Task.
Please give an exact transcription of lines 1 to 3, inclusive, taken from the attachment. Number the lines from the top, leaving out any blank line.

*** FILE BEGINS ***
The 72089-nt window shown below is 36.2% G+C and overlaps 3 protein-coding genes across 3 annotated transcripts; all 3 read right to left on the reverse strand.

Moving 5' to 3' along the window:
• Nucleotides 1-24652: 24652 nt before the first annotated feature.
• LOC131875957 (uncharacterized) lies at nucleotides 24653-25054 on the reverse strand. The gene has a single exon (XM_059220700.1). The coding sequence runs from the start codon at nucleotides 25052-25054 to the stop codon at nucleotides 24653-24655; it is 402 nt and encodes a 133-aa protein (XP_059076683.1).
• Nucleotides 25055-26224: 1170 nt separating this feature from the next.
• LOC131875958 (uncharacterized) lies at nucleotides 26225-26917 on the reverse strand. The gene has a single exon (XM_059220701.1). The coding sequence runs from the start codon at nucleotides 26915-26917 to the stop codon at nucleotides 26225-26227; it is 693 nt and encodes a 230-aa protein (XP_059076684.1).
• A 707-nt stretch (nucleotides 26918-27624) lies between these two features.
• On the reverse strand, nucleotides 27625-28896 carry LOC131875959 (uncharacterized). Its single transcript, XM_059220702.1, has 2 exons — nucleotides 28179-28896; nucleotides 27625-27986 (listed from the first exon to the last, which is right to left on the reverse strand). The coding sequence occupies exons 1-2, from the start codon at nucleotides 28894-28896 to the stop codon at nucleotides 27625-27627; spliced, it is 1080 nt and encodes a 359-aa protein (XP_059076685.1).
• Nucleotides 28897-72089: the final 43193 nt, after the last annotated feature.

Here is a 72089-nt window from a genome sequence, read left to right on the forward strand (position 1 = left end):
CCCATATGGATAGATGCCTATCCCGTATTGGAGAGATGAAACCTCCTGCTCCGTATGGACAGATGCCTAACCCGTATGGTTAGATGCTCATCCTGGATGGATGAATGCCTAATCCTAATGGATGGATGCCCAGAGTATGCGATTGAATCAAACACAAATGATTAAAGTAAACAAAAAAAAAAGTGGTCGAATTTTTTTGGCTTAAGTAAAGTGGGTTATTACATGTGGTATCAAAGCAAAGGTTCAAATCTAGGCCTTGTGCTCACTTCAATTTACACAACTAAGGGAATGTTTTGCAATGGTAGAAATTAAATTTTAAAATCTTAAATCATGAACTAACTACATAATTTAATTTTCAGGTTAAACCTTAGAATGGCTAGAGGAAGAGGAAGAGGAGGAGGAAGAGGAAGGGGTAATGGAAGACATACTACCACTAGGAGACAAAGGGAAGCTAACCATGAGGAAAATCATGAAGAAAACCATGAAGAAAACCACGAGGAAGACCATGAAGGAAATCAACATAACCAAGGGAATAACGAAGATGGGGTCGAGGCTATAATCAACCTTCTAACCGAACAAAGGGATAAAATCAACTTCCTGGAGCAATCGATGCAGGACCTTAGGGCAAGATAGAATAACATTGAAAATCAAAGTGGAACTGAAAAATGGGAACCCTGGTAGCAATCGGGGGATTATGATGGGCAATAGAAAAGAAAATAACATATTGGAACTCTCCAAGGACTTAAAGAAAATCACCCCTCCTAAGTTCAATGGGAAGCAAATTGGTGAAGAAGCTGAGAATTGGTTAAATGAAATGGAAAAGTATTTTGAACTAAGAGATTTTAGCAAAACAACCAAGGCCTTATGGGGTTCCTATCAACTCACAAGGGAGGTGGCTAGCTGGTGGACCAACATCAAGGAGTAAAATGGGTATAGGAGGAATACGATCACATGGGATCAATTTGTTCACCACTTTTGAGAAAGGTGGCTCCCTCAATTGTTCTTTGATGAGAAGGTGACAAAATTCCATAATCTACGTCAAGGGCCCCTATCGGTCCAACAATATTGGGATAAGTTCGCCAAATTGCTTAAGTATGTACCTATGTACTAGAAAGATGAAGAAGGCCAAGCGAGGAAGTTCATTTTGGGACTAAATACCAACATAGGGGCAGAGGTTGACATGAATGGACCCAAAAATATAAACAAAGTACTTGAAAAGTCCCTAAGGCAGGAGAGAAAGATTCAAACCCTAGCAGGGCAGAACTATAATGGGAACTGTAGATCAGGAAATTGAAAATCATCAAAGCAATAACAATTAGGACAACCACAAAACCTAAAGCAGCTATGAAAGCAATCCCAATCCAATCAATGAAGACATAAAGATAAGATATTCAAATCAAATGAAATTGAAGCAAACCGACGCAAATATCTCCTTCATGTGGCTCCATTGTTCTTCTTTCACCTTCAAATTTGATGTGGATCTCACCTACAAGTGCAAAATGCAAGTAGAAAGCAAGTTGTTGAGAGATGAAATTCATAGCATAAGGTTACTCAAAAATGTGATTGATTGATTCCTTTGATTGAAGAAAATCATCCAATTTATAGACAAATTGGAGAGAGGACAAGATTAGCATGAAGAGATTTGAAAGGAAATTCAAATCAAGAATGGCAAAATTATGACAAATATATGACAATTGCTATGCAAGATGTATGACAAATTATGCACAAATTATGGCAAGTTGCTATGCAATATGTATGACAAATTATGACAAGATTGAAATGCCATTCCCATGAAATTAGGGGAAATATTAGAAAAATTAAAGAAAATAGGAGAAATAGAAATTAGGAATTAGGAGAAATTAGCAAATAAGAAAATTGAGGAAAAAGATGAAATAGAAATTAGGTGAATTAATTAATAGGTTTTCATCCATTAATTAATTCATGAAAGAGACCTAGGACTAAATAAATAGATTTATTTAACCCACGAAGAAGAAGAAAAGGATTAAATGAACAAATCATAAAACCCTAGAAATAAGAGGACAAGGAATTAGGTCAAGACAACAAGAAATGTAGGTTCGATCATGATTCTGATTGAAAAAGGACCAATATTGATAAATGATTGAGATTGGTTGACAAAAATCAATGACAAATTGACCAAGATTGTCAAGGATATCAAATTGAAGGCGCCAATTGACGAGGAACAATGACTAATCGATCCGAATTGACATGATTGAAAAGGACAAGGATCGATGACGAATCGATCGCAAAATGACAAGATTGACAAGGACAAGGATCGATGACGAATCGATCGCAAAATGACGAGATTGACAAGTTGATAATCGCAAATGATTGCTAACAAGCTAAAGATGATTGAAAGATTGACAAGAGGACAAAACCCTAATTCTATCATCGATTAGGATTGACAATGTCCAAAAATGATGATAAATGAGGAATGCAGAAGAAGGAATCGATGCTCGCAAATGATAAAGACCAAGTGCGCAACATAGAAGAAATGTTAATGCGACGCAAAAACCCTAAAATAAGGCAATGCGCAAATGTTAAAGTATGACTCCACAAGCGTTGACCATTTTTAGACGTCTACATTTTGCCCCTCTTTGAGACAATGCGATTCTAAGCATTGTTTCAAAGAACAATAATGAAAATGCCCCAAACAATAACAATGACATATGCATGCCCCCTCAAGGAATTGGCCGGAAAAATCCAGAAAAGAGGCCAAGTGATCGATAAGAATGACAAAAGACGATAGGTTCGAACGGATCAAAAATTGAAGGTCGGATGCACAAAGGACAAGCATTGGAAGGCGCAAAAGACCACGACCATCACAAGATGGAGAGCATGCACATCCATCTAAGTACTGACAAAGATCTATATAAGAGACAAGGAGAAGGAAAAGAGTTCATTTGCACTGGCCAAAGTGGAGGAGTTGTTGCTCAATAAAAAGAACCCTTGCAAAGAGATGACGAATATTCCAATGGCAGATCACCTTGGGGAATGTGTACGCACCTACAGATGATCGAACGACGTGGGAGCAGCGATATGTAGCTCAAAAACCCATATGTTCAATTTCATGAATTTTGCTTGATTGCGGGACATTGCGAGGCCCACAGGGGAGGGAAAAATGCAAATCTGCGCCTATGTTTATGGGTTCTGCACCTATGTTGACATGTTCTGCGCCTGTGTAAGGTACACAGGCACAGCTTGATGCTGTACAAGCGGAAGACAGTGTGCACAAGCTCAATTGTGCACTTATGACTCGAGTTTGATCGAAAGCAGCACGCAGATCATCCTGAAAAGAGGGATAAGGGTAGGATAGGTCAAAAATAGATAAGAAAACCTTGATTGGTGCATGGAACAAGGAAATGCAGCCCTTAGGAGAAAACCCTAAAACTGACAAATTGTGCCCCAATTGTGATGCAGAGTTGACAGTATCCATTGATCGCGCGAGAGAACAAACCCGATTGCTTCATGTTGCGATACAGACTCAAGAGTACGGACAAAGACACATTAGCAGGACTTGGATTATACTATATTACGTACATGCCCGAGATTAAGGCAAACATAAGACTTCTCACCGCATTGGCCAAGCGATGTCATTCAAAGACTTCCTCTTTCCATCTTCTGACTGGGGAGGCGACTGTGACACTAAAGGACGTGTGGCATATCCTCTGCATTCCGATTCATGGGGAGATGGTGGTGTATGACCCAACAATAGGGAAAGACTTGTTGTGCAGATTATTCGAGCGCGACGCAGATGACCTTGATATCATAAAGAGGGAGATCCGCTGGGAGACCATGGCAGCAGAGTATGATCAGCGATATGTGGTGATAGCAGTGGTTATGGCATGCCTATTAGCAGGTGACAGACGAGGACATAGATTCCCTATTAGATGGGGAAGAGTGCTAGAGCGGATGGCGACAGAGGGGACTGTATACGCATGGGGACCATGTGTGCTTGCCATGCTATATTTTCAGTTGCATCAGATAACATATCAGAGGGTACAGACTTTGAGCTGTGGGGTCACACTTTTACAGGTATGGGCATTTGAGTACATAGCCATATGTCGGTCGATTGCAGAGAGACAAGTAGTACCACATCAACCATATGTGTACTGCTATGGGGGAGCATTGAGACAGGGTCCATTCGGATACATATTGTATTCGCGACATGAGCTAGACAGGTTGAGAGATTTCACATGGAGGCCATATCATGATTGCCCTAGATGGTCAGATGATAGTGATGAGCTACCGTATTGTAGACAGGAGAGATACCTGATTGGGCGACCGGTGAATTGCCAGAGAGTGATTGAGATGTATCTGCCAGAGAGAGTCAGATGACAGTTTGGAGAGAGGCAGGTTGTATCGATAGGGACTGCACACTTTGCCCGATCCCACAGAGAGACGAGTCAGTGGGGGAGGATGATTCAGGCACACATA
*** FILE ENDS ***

The 72089-nt window shown below is 36.2% G+C and overlaps 3 protein-coding genes across 3 annotated transcripts; all 3 read right to left on the reverse strand.

Moving 5' to 3' along the window:
• Nucleotides 1-24652: 24652 nt before the first annotated feature.